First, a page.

At Onit, we had to make a decision between using a tag or folder metaphor for “filing” information. We chose tags, and I will tell you why after a short introduction of both possibilities.
You know what folders are if you use a computer. Folders are directories that can contain other folders or files. They are very flexible in that you can create an unlimited number of folders and nested folders to organize your information. The key limitation of most foldering systems is that an item (document, image, file, etc.) can only exist in one folder or sub-folder at a time. Creating your system is complicated up front if you want a logical way to find your information. Not thinking it through up front will typically lead you to a disorganized, “let me just create a new folder for that” approach that is little better than having all of your information in one folder.
Tags are different from the ground up. Unlike folders, where items belong to a folder, a tag belongs to the item. This is an important distinction and one that gives tagging a great advantage over folders. Tagging lets you assign an unlimited number of tags to any item.
If you use any type of photo catalog software, you are probably familiar with tags. For instance, one photo could have a picture of mom (tag “mom”), dad (tag “dad”), Suzy (tag “suzy” and “kids”), Billy (tag “billy” and “kids”) and be from a recent vacation (tag “vacation” and “2010”) in Rome (tag “Europe” and “Italy” and “Rome”). You can see the beauty of this method. With just a couple of clicks, you can now pull out all of the photos with Suzy in them that were taken in Italy in 2010. It is not important what folder these pictures reside in.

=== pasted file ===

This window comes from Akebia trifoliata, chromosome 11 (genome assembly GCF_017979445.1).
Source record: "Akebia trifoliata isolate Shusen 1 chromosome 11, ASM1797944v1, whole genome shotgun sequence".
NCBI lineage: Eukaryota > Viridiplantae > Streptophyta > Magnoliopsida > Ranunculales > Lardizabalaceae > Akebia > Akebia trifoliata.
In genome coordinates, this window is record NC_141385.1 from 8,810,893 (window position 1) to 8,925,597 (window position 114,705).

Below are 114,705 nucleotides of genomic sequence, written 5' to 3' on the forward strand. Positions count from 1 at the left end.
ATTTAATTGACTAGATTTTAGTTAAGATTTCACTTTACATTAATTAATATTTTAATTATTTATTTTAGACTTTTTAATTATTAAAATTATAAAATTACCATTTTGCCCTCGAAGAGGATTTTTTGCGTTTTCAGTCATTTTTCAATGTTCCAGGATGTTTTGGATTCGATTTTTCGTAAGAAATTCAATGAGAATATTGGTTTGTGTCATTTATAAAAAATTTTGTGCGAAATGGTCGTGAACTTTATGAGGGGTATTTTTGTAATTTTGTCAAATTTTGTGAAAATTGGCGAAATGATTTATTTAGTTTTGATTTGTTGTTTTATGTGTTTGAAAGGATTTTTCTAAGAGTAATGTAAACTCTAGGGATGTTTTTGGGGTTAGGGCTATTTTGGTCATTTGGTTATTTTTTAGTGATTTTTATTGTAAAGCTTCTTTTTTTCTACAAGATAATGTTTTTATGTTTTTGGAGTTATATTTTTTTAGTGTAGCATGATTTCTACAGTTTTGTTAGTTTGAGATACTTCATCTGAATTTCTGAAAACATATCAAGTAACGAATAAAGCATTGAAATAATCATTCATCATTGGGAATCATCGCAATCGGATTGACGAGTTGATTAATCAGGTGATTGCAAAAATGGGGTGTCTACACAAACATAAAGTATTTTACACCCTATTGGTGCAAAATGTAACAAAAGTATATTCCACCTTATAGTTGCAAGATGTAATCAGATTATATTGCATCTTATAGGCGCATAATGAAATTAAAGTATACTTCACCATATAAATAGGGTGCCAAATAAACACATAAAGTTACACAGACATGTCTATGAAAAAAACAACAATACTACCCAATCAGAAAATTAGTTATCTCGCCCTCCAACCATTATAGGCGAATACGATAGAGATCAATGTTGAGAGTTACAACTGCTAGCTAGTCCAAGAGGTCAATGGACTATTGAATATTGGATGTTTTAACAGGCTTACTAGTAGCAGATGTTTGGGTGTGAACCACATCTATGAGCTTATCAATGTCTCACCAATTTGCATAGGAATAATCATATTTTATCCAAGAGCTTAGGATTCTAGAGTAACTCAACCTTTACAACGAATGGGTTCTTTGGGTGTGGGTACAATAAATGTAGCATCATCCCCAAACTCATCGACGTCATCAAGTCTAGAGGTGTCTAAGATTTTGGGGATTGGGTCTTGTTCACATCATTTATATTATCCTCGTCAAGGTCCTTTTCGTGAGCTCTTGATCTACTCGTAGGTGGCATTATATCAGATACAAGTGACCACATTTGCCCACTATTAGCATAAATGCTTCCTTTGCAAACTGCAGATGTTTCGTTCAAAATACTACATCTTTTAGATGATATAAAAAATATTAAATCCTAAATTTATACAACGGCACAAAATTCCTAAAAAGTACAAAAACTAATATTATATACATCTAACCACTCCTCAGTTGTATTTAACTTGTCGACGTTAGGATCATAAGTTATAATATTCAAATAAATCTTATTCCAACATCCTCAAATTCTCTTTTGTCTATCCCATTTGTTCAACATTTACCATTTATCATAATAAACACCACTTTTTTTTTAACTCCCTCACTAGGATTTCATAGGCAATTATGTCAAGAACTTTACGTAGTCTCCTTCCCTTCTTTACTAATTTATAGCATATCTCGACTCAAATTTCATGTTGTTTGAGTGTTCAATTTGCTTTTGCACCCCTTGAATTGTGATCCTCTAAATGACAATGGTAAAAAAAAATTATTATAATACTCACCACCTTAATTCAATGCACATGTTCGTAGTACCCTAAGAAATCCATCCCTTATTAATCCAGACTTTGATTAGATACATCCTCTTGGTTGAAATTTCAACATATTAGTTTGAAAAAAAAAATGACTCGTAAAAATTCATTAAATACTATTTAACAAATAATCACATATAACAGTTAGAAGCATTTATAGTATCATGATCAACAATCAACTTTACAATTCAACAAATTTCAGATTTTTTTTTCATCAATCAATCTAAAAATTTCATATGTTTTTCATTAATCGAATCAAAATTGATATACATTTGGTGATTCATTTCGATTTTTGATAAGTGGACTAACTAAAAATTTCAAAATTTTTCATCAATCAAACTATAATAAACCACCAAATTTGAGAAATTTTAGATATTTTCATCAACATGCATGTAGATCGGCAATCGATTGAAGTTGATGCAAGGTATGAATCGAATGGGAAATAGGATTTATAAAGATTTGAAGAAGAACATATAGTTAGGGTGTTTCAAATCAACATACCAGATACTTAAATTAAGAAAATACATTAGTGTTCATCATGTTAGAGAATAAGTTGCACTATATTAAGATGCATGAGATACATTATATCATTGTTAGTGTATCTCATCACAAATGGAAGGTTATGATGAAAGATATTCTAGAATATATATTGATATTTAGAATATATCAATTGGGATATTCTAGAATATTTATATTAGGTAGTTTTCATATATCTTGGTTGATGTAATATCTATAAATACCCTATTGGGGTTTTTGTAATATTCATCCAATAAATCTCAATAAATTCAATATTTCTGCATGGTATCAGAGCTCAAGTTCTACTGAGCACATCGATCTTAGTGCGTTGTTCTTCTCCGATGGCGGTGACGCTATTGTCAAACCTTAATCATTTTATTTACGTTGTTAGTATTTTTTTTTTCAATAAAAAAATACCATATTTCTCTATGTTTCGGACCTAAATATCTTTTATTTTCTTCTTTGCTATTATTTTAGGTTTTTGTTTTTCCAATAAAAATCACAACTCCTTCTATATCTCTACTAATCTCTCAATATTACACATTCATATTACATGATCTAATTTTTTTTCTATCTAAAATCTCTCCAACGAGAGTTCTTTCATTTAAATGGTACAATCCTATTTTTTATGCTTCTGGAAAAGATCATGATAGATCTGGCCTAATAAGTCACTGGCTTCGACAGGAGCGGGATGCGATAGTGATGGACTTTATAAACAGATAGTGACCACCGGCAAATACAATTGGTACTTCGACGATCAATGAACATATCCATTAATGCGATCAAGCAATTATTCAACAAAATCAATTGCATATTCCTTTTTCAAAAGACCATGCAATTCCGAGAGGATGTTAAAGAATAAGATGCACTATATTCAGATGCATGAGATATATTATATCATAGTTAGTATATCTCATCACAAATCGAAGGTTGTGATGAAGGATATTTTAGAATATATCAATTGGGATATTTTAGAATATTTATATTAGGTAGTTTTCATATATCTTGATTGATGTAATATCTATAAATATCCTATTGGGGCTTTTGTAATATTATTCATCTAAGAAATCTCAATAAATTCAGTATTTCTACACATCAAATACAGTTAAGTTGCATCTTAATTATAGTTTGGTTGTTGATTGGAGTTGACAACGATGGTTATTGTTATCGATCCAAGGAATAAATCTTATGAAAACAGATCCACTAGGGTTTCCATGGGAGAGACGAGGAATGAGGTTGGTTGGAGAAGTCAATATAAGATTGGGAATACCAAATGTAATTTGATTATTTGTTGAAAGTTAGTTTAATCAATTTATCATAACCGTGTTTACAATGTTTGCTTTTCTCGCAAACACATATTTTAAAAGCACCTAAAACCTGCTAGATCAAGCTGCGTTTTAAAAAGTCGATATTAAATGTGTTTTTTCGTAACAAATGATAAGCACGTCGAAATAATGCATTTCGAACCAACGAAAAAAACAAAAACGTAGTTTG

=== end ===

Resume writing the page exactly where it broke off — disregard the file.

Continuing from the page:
I believe that files can benefit similarly from tags. It is rare that a file, let’s say a PowerPoint presentation on the 2010 Marketing Budget, couldn’t also benefit from multiple tags. Say you want to file that presentation. You will probably do something like file it into Marketing or Budget but if you used tags, you could tag it with “presentation” and “2010” and “marketing” and “budget.” That would give you a much richer way to find relevant information.
The downside of tags, though, is that you typically don’t see your information in the same hierarchical way that folders allow. But does that really matter in this search-centric world? I don’t folder much of anything anymore; I simply search. But tags make search much more valuable. And, if you really need it, there are ways to make tags look like folders.
Here at Onit, we chose tags as the metaphor for adding meta data to documents and projects. We think it works. Let us know what you think.